Note: I am currently in Nepal, and have had only intermittent and slow ‘net access. I’ve had a lot of trouble getting the photos up for this post, which is why it’s taken so long. Will post another couple of Shakadang photos when I get a chance.
I had given up my plan to visit Sun-Moon Lake on the advice of the T.I. office in Tainan, although looking at the rainfall maps later I thought they had been over-cautious, but after tourist-trap Jeonju I wasn’t eager for another such experience too soon, and it sounded like Sun-Moon Lake had become over-popular with the mainland Chinese tourists now flooding the island. So I wasn’t too sorry to spend extra time in Taipei instead. I did baulk when the T.I. people at Taipei Main Station suggested I should reconsider my visit to Taroko Gorge, and after they called the T.I. in Hualien they agreed that it would be OK.
The high-speed trains only run down the west side of the island, so I took a regular express to Hualien. On the way I chatted with a Peace Corps volunteer about my own age, on holiday from Thailand, but she was staying at the upmarket Silks hotel inside the gorge, and we parted company at the station, where a man with a sign was wating to drive me to my hotel. I had reserved an ocean view room at the Bay View, which turned out to be a bit further out of town than I had expected. The room was as pictured on the web site, but unfortunately the weather, and therefore the view, was not. I really liked the room, and quite liked the view too, but instead of placid blue waters, I saw – and heard – an angry grey sea breaking high and white as it hit the beach.
The typhoon had passed, and the young English-speaking man running things at the Bay View told me that the ferocious winds whipping the trees out front were just normal winter weather. If so, I would recommend avoiding winter! I took a car and driver south down the coast road (the section to the north had suffered badly in the typhoon), and the views were really too hazy to see, and the winds too strong for taking photographs. Spectacular in the sunshine, I’m sure, but when you have to fight to stay upright, you can’t appreciate much besides shelter.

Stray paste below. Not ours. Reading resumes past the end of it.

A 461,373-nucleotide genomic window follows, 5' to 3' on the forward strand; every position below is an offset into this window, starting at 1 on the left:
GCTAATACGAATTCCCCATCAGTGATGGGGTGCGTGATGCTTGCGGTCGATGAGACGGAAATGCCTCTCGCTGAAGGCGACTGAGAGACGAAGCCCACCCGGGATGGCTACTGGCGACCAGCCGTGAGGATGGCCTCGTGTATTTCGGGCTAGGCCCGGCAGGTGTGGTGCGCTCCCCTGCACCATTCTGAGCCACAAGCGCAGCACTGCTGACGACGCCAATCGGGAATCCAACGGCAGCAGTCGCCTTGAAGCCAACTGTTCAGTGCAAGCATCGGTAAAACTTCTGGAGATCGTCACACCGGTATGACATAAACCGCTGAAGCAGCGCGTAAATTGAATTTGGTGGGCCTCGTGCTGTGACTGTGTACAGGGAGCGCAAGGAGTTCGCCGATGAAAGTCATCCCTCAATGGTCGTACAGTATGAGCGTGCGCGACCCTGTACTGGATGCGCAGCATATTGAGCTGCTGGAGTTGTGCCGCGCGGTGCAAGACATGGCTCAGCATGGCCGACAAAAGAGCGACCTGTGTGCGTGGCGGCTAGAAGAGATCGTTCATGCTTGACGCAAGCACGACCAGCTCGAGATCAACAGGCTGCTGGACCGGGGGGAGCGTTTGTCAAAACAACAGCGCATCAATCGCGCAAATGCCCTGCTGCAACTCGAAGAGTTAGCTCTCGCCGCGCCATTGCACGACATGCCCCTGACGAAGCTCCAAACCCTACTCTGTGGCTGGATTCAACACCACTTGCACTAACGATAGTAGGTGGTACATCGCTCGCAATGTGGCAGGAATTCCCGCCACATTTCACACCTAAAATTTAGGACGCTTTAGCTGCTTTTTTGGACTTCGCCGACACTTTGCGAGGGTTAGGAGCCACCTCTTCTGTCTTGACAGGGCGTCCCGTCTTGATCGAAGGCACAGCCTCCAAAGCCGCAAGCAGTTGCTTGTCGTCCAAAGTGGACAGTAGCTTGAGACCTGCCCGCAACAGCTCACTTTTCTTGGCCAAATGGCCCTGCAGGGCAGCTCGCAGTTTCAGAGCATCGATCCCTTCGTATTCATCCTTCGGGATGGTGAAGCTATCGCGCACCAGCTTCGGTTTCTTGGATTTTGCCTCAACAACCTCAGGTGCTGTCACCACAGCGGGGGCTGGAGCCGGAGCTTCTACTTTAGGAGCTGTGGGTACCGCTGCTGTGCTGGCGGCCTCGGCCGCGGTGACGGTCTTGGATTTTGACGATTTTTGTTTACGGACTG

Taroko Gorge, on the other hand, had plenty of shelter and not much wind, and all the magnificent views anyone could want. I spent a whole day there with a car and driver, and most of a second using the (rather unreliable) buses. While I’d say it’s good by bus, it’s wonderful by taxi, as you can stop when and where you want. Of course, the earlier you start the better, as otherwise you’ll find the best viewpoints infested with tour buses. Even my taxi driver (a rare woman driver), who makes her living from tourism, complained about the number of mainland Chinese visiting. (Perhaps they don’t take taxis.)
The typhoon had affected some of the trails, others have been closed even longer, and the one I really wanted to try, the “Tunnel of Nine Turns”, was off limits. I did hike a few shorter trails, doing the one that was my clear favorite, the first part of Shakadang, the morning of the second day. The Shakadang River shone crystal clear and glacial blue in the sunshine, while the main river, swollen by the typhoon, was burdened with loads of grey silt.
I ate lunch twice at Tienhsiang, where the bus turned round, and a few services were located. Not liking the look of the eating places by the bus stop (even Lonely Planet remarked on the “awful food”) and not wanting to trek up to the Youth Activity Center on the off-chance I couldeat there, I ate expensively at the Silks Hotel. Very nice set Asian meal the first day (although I still wonder how you are supposed to eat ribs with chopsticks), so-so pizza the second. Elegant surroundings both days.
Eating dinner was more problematic. The Bay View provided a so-so breakfast, and free coffee or tea all day (and night), but didn’t do dinner. The women on the front desk suggested a taxi into town and the night market. Again, I was in no mood for street food. The only place open near the hotel served western food – soup and steak were quite good, if also quite expensive. The other night I insisted that I wanted a Chinese restaurant in town, and eventually they came up with a place for me. Not a word of English on the menu, but a combination of a very helpful waitress with a little English and the no-so-helpful food section of my guidebook worked. I ate egg drop soup with baby shrimp, spring onion pancakes and sweet and sour chicken. With beer.
I had been unable to get a ticket on an express train back to Taipei, or even a slow train at a reasonable hour, so I left before breakfast to catch the 7:20, sharing my carriage with what appeared to be a school basketball team.